Once they had done this, they entered the Sacred Patio to kill people. They came on foot, carrying swords and wooden and metal shields. Immediately, they surrounded those who danced, then rushed to the place where the drums were played. They attacked the man who was drumming and cut off both his arms. Then they cut off his head [with such a force] that it flew off, falling far away.
At that moment, they then attacked all the people, stabbing them, spearing them, wounding them with their swords. They struck some from behind, who fell instantly to the ground with their entrails hanging out [of their bodies]. They cut off the heads of some and smashed the heads of others into little pieces.
They struck others in the shoulders and tore their arms from their bodies. They struck some in the thighs and some in the calves. They slashed others in the abdomen and their entrails fell to the earth. There were some who even ran in vain, but their bowels spilled as they ran; they seemed to get their feet entangled with their own entrails. Eager to flee, they found nowhere to go.
Some tried to escape, but the Spaniards murdered them at the gates while they laughed. Others climbed the walls, but they could not save themselves. Others entered the communal house, where they were safe for a while. Others lay down among the victims and pretended to be dead. But if they stood up again they [the Spaniards] would see them and kill them.
The blood of the warriors ran like water as they ran, forming pools, which widened, as the smell of blood and entrails fouled the air.
And the Spaniards walked everywhere, searching the communal houses to kill those who were hiding. They ran everywhere, they searched every place.
Reading Bjørneboe's comments in Bestialitetens historie on Saint Paul and the way he reorganized Christianity, I was reminded of Monty Python's sketchReading Bjørneboe's comments in Bestialitetens historie on Saint Paul and the way he reorganized Christianity, I was reminded of Monty Python's sketch Interview with Vice-Pope Eric, which is kind of the short, comic version. For people who aren't familiar with this masterpiece, here's the relevant passage:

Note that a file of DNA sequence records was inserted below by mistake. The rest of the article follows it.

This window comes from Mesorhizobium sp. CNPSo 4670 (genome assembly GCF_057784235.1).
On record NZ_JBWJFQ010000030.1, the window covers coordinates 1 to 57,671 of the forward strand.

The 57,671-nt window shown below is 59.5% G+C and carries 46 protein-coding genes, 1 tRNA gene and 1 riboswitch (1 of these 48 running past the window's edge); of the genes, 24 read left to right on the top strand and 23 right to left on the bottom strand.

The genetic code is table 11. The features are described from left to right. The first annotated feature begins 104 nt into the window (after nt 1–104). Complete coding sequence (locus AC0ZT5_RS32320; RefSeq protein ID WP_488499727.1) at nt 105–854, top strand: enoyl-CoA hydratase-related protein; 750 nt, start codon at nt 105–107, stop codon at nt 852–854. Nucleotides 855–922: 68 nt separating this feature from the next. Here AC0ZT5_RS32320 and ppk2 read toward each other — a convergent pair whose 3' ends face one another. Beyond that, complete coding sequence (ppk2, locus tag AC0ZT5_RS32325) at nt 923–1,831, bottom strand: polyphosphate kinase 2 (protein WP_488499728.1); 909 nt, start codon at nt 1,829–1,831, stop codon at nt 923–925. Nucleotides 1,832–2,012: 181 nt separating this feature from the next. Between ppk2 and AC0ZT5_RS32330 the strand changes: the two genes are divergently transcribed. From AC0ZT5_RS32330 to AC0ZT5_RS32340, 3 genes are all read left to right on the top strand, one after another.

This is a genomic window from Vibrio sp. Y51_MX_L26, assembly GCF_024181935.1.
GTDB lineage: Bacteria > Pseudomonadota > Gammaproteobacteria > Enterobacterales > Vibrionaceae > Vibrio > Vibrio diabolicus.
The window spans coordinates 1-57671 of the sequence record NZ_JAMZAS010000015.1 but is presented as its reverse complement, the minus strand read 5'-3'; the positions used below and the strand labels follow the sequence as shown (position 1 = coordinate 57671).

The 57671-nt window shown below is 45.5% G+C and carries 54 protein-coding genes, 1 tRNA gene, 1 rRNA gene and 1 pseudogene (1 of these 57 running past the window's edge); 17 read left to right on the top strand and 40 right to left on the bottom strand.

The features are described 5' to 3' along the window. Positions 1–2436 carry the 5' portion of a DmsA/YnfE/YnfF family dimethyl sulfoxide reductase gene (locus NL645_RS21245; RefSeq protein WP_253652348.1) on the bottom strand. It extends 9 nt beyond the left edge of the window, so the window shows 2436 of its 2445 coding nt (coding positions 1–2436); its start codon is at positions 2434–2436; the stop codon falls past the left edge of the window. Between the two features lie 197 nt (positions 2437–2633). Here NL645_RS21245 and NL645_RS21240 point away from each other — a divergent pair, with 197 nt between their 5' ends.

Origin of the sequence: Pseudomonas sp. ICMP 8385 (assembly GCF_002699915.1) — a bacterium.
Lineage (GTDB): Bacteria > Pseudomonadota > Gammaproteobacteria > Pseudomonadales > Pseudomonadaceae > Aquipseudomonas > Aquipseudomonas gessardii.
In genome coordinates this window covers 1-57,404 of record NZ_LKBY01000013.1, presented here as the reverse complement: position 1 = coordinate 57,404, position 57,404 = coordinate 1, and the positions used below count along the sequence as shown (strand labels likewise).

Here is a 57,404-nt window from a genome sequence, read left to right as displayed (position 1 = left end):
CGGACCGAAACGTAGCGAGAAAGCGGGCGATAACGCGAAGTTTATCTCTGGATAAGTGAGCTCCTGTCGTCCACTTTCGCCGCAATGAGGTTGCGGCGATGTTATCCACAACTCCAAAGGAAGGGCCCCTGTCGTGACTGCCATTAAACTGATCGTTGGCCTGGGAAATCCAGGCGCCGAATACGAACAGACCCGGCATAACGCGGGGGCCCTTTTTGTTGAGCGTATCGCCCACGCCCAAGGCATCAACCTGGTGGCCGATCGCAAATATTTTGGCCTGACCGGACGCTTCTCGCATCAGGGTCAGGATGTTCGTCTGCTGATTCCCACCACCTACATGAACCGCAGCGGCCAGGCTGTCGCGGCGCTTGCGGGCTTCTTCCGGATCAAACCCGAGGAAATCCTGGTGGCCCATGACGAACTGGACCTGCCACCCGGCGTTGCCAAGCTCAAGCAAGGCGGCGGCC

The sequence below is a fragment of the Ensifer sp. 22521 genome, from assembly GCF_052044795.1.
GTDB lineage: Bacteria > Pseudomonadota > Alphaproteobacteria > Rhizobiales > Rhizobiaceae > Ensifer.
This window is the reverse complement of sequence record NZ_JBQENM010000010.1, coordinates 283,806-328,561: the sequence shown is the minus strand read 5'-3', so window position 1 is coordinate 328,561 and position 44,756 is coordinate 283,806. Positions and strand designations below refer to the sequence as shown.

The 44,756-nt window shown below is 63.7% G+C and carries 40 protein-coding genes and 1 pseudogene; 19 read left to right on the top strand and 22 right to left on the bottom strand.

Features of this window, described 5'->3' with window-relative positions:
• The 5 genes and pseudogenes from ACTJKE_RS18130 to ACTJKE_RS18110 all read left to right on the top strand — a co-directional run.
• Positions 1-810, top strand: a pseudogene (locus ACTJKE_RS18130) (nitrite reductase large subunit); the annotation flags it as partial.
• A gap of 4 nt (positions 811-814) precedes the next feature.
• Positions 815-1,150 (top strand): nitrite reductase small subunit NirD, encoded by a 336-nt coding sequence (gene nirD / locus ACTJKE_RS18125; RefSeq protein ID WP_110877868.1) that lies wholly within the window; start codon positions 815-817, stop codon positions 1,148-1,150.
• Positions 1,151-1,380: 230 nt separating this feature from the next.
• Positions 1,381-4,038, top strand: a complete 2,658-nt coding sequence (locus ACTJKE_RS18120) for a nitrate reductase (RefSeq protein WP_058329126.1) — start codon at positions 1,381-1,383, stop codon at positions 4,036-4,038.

PYTHON: To return to sex. (CHEERING)
STALIN: What about Communism?
PYTHON: Later, later. Vice-Pope, did Christ himself say anything about sex being sinful?
VICE-POPE: Apparently not, no. This was obviously an oversight on his part, which fortunately we have been able to rectify, with the help of the teachings of Paul...
PYTHON: The Pope?
VICE-POPE: No, no, the saint. The woman-hater.
PYTHON: Oh, the pouf.
VICE-POPE: So they say, yes. Anyway, we've managed to pass this off as Christ's teaching, rather successfully as I think you will admit.
ALL: Absolutely. First class job.
FRAMPTON: Had me fooled.
VICE-POPE: So that even where sex has been... well, permitted, the guilt's been in there, doing its job.
FRAMPTON: Does this necessity to sub-edit Christ sometimes worry you?